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  • 2.7-COTTON VALUE ADDITION-COTTON BALE PACKAGING

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  • Cotton bale packaging

    Chapter 2 - Cotton value addition - Cotton bale packaging 

     
     
    Cotton is packaged, stored and transported in units called bales. A cotton bale consists of cotton fibres removed from cottonseed during the ginning process and packaged for convenient handling, storing and transporting. Bales are formed at the end of the ginning, drying and cleaning process by accumulating cotton fibres in a chamber called a press box. While being held in the press box, bulk cotton fibre is compressed by hydraulic rams typically creating forces up to 4 million N (newtons). Straps or bands are added at the press box to contain cotton fibres to form the bale.*

    Historically, bale sizes and densities have been specified based on a compromise between requirements for efficient storage, optimum space and weight for transport, and energy required for compression. Additionally, ease of opening and mixing bales for textile processing is an essential requirement, especially as mills become more automated. Early in the history of cotton production and ginning, most cotton producing areas of the world devised their bales and pressing capacity for the benefit of their domestic mill customers. Since the earliest mills typically were located near the same region as the gins, there was no efficiency to be gained by producing high density bales. In the past century, cotton has been traded more internationally, which has demanded additional efficiencies for dimensions, densities and mill opening requirements.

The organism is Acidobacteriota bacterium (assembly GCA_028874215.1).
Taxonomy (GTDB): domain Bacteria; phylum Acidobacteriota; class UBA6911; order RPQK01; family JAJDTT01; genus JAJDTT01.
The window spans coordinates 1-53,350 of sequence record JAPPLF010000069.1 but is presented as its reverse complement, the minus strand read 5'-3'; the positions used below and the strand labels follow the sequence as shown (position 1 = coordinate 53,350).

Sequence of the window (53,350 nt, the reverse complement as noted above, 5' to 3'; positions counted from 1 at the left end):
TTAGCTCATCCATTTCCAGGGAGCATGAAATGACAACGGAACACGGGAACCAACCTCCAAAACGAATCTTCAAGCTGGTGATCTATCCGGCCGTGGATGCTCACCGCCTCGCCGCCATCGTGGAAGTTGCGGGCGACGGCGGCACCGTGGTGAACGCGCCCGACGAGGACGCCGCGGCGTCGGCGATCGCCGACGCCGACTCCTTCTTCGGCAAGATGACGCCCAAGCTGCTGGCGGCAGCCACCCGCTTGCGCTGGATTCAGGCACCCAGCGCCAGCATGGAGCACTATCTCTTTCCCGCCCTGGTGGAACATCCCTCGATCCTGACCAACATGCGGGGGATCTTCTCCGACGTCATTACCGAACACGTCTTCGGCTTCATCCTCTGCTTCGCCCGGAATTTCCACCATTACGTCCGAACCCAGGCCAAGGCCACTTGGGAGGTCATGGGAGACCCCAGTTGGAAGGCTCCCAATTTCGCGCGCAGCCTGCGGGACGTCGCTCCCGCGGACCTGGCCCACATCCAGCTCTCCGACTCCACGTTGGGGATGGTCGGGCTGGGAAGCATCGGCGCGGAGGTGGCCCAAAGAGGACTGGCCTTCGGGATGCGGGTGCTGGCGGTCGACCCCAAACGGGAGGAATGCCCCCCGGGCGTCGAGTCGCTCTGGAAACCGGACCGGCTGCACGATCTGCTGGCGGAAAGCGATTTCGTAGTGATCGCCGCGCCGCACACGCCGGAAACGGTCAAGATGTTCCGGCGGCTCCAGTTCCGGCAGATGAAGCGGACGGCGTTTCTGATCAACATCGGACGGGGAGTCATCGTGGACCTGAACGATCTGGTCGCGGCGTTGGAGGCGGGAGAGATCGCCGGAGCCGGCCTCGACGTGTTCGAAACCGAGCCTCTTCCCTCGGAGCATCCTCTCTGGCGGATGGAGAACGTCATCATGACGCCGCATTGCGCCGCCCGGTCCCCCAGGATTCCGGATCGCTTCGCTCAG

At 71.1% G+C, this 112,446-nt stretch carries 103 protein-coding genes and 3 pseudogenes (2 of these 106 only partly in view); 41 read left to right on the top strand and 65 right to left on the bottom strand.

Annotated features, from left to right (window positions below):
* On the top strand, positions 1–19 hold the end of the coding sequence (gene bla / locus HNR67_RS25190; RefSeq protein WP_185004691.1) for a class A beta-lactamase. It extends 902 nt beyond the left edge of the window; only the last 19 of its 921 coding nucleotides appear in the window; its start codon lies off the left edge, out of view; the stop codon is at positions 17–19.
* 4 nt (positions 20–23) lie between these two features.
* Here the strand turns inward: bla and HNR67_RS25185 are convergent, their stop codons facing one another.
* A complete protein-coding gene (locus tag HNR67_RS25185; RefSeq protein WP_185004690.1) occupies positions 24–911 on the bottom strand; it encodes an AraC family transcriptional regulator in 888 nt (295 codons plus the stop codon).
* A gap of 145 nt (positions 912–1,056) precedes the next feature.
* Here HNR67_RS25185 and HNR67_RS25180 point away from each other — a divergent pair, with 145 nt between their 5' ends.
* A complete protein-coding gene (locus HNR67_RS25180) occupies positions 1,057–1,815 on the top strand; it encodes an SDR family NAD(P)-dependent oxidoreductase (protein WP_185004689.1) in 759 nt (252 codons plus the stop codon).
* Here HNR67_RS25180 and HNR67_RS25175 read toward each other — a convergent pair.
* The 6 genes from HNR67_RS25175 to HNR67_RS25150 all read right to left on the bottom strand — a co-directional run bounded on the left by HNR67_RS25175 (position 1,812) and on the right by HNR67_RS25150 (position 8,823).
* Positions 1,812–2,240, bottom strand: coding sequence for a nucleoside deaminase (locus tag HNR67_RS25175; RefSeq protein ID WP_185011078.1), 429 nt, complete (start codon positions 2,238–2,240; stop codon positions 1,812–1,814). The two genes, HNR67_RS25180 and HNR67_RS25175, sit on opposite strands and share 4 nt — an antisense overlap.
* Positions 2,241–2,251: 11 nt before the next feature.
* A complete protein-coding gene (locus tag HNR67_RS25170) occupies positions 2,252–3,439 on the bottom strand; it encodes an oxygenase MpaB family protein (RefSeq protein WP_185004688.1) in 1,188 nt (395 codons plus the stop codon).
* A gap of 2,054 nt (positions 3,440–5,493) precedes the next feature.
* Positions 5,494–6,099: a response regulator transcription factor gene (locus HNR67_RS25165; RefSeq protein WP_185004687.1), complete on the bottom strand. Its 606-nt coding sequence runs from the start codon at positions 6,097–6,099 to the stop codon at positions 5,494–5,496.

Packaging and labelling requirements also have changed over the past century. A shift has been made from heavy steel bands and buckles and heavy jute fabrics toward more technically advanced bands, fabrics and films. Practically all wrapping and strapping materials have realized significant improvements in performance while decreasing shipping weights.

    *The newton (N) is the unit of force defined in the International System of Units. One pound force = 4.448 N and 1 kg force = 9.806 N. Forces of cotton bale compression vary greatly depending on the size of bale and density pressed. For example, the force required to press a 330 kg bale, typical of many Egyptian bales, will be much higher than that required to press a 180 kg bale, typical of a bale of Ugandan cotton.